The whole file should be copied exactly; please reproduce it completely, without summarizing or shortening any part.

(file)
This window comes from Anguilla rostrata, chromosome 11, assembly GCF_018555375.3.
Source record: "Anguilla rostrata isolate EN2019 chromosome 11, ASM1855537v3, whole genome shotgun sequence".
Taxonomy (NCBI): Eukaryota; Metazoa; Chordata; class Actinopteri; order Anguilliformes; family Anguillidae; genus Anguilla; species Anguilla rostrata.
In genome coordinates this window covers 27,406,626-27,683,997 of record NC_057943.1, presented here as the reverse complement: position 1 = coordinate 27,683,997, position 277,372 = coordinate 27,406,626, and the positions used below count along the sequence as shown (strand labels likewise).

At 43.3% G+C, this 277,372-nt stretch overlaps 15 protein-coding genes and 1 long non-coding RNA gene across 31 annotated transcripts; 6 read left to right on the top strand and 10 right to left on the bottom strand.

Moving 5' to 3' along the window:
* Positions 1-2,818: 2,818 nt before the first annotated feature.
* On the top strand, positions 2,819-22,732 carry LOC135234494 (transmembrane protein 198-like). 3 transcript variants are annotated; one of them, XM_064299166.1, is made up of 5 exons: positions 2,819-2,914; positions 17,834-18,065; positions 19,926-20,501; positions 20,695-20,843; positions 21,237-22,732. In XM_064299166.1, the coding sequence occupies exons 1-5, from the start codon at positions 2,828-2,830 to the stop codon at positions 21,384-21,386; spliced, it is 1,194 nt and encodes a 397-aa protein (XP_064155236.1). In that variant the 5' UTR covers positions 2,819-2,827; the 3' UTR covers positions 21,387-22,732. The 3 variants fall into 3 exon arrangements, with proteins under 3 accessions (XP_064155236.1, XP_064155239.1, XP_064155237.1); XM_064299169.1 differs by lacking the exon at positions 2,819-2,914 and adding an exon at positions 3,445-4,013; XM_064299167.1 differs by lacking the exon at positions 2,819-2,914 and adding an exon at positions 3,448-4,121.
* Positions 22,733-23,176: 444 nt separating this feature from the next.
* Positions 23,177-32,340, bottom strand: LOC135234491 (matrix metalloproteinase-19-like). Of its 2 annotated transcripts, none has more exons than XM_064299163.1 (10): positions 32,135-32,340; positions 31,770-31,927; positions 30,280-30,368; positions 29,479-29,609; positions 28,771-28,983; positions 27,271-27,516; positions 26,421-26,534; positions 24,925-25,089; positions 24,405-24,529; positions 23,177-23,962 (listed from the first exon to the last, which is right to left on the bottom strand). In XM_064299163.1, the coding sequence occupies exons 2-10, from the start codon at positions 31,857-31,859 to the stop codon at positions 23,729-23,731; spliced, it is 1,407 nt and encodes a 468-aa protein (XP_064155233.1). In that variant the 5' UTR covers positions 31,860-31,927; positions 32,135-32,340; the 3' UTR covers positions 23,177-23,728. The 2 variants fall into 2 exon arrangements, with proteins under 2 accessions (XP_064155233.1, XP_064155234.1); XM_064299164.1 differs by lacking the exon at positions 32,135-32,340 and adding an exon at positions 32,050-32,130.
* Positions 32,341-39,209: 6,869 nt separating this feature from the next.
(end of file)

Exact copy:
This window comes from Anguilla rostrata, chromosome 11, assembly GCF_018555375.3.
Source record: "Anguilla rostrata isolate EN2019 chromosome 11, ASM1855537v3, whole genome shotgun sequence".
Taxonomy (NCBI): Eukaryota; Metazoa; Chordata; class Actinopteri; order Anguilliformes; family Anguillidae; genus Anguilla; species Anguilla rostrata.
In genome coordinates this window covers 27,406,626-27,683,997 of record NC_057943.1, presented here as the reverse complement: position 1 = coordinate 27,683,997, position 277,372 = coordinate 27,406,626, and the positions used below count along the sequence as shown (strand labels likewise).

At 43.3% G+C, this 277,372-nt stretch overlaps 15 protein-coding genes and 1 long non-coding RNA gene across 31 annotated transcripts; 6 read left to right on the top strand and 10 right to left on the bottom strand.

Moving 5' to 3' along the window:
* Positions 1-2,818: 2,818 nt before the first annotated feature.
* On the top strand, positions 2,819-22,732 carry LOC135234494 (transmembrane protein 198-like). 3 transcript variants are annotated; one of them, XM_064299166.1, is made up of 5 exons: positions 2,819-2,914; positions 17,834-18,065; positions 19,926-20,501; positions 20,695-20,843; positions 21,237-22,732. In XM_064299166.1, the coding sequence occupies exons 1-5, from the start codon at positions 2,828-2,830 to the stop codon at positions 21,384-21,386; spliced, it is 1,194 nt and encodes a 397-aa protein (XP_064155236.1). In that variant the 5' UTR covers positions 2,819-2,827; the 3' UTR covers positions 21,387-22,732. The 3 variants fall into 3 exon arrangements, with proteins under 3 accessions (XP_064155236.1, XP_064155239.1, XP_064155237.1); XM_064299169.1 differs by lacking the exon at positions 2,819-2,914 and adding an exon at positions 3,445-4,013; XM_064299167.1 differs by lacking the exon at positions 2,819-2,914 and adding an exon at positions 3,448-4,121.
* Positions 22,733-23,176: 444 nt separating this feature from the next.
* Positions 23,177-32,340, bottom strand: LOC135234491 (matrix metalloproteinase-19-like). Of its 2 annotated transcripts, none has more exons than XM_064299163.1 (10): positions 32,135-32,340; positions 31,770-31,927; positions 30,280-30,368; positions 29,479-29,609; positions 28,771-28,983; positions 27,271-27,516; positions 26,421-26,534; positions 24,925-25,089; positions 24,405-24,529; positions 23,177-23,962 (listed from the first exon to the last, which is right to left on the bottom strand). In XM_064299163.1, the coding sequence occupies exons 2-10, from the start codon at positions 31,857-31,859 to the stop codon at positions 23,729-23,731; spliced, it is 1,407 nt and encodes a 468-aa protein (XP_064155233.1). In that variant the 5' UTR covers positions 31,860-31,927; positions 32,135-32,340; the 3' UTR covers positions 23,177-23,728. The 2 variants fall into 2 exon arrangements, with proteins under 2 accessions (XP_064155233.1, XP_064155234.1); XM_064299164.1 differs by lacking the exon at positions 32,135-32,340 and adding an exon at positions 32,050-32,130.
* Positions 32,341-39,209: 6,869 nt separating this feature from the next.